This is at least arguably a good movie, and is without question enjoyable to watch, which its gloriously gaudy visuals and fast-based, campy mix of farce and operatic melodrama, but there’s a reason virtually no-one today considers it the masterpiece it was hailed as on its initial arrival. The basic problem with it, which has been pointed out before, is its emphasis on style over substance and its complete lack of substance as a result. That said, I also have two other major objections to it.
One is how it appropriates the plot of one of my favorite operas, La Traviata, and then proceeds to make really poor use of it. The original opera had one of the most touching stories in history, and Moulin Rouge manages to obliterate almost everything that worked about it. The opera’s plot set-up made sense in context; the movie kept the plot, but not the set-up. The opera had one of the most beautifully realistic and understated portrayals of relationships in the history of the form; every character in the movie is an over-the-top cartoon. The opera made its heroine’s sacrifice heartrending; in the movie, Satine’s ‘sacrifice’ is so senseless and contrived that it’s impossible to take seriously. In the opera, leading man Alfredo is, like most Italian opera heroes, a genuinely sweet man who thinks with his heart, and who shows genuine remorse for his one impulsive act of cruelty. In the movie, Christian doesn’t even apologize for publicly humiliating Satine—she just takes him back, as if what he did was totally justified. All these changes really bother me because, while La Traviata will assuredly outlast Moulin Rouge, at this particular moment the mediocre hit movie is more widely known to the general populace that the glorious masterpiece opera, so for a lot of people this is their only exposure to the story.
The other issue I have with the film is the way they put together their jukebox score. There’s a reason most jukebox scores consist of songs by the same songwriter(s) (Singin’ In the Rain, Jacques Brel Is Alive and Well and Living in Paris, The Boy From Oz), the same band (Beatlemania, Mamma Mia, Jersey Boys), or at the very least the same era (Rock of Ages, Bullets Over Broadway, Walking On Sunshine). The importance of having a unified sound to your score is not simply waived because you’re doing a jukebox musical—your songs still need to fit together properly. Moulin Rouge, on the other hand, draws its material from a plethora of totally unconnected sources, and while some of the numbers are enjoyable in themselves (particularly David Bowie’s opening rendition of “Nature Boy”, the love duet for the leads, featuring a gigantic medley of fragments from various songs containing the world ‘love’, the star-studded single version of “Lady Marmalade” recorded for the soundtrack, and the tango version of the Police’s “Roxanne”), the overall score suffers from a serious lack of focus. Frankly, using “Diamonds Are a Girl’s Best Friends” and “Smells Like Teen Spirit” not only in the same score, but in the same scene, wouldn’t pass muster on a compilation CD, much less a musical.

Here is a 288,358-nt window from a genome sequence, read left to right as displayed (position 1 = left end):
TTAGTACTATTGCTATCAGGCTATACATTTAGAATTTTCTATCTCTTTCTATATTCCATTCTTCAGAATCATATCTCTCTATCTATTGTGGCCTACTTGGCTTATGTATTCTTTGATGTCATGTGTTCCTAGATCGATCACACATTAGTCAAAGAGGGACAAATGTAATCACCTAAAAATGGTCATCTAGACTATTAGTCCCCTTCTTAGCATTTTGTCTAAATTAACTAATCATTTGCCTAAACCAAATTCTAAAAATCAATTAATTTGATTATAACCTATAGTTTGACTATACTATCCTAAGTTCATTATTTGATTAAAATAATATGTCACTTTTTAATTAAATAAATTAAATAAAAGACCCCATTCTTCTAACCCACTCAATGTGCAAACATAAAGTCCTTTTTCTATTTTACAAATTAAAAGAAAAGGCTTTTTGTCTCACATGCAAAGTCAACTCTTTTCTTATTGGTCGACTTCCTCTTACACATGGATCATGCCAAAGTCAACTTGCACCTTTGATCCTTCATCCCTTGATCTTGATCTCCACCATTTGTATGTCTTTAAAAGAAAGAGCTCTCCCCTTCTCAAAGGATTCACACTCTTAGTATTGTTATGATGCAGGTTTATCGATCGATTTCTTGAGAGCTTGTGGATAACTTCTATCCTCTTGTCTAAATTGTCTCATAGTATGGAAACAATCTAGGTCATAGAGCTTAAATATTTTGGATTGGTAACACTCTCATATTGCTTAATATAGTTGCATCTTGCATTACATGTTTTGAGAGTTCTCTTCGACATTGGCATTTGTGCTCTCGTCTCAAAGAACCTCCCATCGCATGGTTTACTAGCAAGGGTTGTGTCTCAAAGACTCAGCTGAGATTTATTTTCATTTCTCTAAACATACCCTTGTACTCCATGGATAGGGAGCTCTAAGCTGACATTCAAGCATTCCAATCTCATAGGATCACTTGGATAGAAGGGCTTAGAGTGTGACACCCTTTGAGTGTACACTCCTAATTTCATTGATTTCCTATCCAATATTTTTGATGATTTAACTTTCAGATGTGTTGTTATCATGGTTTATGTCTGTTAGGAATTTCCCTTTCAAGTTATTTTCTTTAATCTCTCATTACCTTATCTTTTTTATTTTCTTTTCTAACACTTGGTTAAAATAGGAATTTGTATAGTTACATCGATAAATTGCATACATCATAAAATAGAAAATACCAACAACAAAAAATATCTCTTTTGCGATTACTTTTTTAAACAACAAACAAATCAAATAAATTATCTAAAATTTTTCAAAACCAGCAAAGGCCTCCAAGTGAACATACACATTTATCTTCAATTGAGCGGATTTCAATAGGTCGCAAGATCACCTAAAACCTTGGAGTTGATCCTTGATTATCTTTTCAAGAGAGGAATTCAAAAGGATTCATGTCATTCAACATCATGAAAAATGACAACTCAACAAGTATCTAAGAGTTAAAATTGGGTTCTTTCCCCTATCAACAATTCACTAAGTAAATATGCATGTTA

This film was hailed like the Second Coming when it came out, simply because what it was doing was so new and innovative, but it has since sunk into a much more deserved status as a campy guilty pleasure, especially after the Chicago film took its stylistic innovations and used them for something with actual story substance.
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